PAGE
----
Vientiane Travel Blog› entry 30 of 43 › view all entries
March 21st, 2008 – by: worldcitizen
I was a short drive from Paksan to Vientiane and we arrived in the late morning. I grabbed my backpack and walked to our guest house which was located on a narrow street.
We settled in and then I went to check out some temples with roommate #2 and her mother. It can take some effort to cross the street, but in general Vientiane is very walkable if you stay in the center of town. We first stopped at Wat Si Saket, the oldest temple in Vientiane. All of the temples close for an hour or two at lunch time so we decided to get something to eat before going to another temple called Haw Pha Kaew.
We walked down by the Mekong River which was pretty dried up. I'm guessing it's much more mighty in the rainy season. It's so weird to look across the river and see Thailand! It was only 20 days since I'd left Thailand, but it seemed like it had been ages.
After lunch we went to Haw Pha Kaew. From there were got a tuk tuk to Pha That Luang which is the national symbol of Laos and the image you see on their currency. We then tuk tuked to the Morning Market. All of the saleswomen greeted us with, "Sabaideeee!" It took me a moment to figure out that "sabaidee" is hello in Laos, similar to Thailand's "sawatdee". It was strange and nice to hear this after always being greeted with, "Hello!" in Cambodia and Vietnam. These women were extremely laid back about selling and they didn't try to pressure us into buying anything.
I met up with our guide, Cat, for dinner and then afterwards we walked down to the river. I heard live music and wanted to check it out. We found a free concert and a large crowd filled with locals, tourists and expats. It was really wonderful because it was the first time in Southeast Asia that I had seen locals and foreigners mix in a positive way at night. Until then, the only locals I had seen hanging out in bars and clubs were prostitutes. The atmosphere was great and reminded me of the Tuesday night celebrations I went to in Salvador, Brazil.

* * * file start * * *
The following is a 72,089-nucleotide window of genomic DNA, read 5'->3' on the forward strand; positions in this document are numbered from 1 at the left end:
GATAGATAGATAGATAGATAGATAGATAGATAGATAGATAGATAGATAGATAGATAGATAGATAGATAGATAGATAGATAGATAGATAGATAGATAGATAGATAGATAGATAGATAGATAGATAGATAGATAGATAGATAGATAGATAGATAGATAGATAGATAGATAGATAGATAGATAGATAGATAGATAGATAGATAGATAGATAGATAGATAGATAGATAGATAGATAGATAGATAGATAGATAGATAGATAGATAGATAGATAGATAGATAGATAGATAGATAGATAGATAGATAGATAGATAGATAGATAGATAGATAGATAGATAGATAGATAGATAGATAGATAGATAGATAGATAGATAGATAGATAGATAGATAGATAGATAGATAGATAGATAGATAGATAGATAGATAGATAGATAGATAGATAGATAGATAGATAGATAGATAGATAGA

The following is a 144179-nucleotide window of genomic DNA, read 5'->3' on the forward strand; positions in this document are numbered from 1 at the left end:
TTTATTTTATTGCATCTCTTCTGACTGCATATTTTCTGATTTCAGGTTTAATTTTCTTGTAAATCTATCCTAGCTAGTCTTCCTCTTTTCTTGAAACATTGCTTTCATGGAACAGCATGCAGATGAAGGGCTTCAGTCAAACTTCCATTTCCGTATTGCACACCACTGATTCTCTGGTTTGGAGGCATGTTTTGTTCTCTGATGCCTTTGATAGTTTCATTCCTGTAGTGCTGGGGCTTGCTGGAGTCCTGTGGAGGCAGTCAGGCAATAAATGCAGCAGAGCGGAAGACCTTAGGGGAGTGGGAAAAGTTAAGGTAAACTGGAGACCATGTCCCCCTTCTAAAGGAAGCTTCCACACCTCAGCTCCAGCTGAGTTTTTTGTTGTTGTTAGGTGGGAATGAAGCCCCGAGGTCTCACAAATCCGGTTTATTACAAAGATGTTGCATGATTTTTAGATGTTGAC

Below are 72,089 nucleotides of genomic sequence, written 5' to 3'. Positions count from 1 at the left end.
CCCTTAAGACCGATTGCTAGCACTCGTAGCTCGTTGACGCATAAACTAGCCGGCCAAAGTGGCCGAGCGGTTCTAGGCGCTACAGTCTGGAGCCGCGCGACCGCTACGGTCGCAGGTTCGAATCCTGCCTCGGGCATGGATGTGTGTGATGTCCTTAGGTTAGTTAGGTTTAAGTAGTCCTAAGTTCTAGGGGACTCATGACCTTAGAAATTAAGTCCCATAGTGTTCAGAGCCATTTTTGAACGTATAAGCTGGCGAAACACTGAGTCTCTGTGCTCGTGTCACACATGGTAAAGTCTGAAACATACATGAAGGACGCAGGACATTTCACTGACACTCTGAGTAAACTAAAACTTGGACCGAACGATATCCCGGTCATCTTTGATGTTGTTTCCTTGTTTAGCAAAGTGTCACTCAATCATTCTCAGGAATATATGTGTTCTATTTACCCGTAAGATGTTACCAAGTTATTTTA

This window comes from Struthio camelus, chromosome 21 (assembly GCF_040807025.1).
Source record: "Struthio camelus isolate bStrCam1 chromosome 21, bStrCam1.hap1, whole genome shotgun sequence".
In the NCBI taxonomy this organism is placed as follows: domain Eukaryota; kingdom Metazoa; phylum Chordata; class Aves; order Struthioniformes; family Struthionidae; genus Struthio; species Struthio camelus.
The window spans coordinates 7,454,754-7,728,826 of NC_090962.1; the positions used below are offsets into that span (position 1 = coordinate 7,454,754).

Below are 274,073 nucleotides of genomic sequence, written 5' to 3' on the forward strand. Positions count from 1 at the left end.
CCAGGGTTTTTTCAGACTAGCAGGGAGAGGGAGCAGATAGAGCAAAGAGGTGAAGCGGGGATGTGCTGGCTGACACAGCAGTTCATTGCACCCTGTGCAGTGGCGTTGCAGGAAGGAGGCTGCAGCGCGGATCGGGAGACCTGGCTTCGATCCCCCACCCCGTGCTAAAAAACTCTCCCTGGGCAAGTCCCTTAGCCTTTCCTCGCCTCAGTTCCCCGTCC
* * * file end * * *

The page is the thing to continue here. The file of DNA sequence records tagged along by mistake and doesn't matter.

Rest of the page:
The band was French and performed a mix of ska, chanson, and punk. They were totally fun and energetic. After the band was finished, they played music on the loudspeakers and there was a lot of randomness such as people in wierd costumes riding around on bicycles.
Vientiane is not the most exciting city you'll ever go to- there's a reason why they call it the most laid back capital city in the world. I've seen some people on this site say they didn't like Vientiane. I think the key to enjoying it is to go there with no expectations. If you are coming from Luang Prabang and Vang Vieng or if you expect capital cities to be grandiose, you may be disappointed. I think you just have to accept Vientiane as it is and go with the flow when you're there. I actually wouldn't have minded spending another day there to see Buddha Park. Unfortunately, I didn't read about it until after I left Vientiane. I enjoyed my time in Vientiane and thought the people there were really pleasant and friendly.
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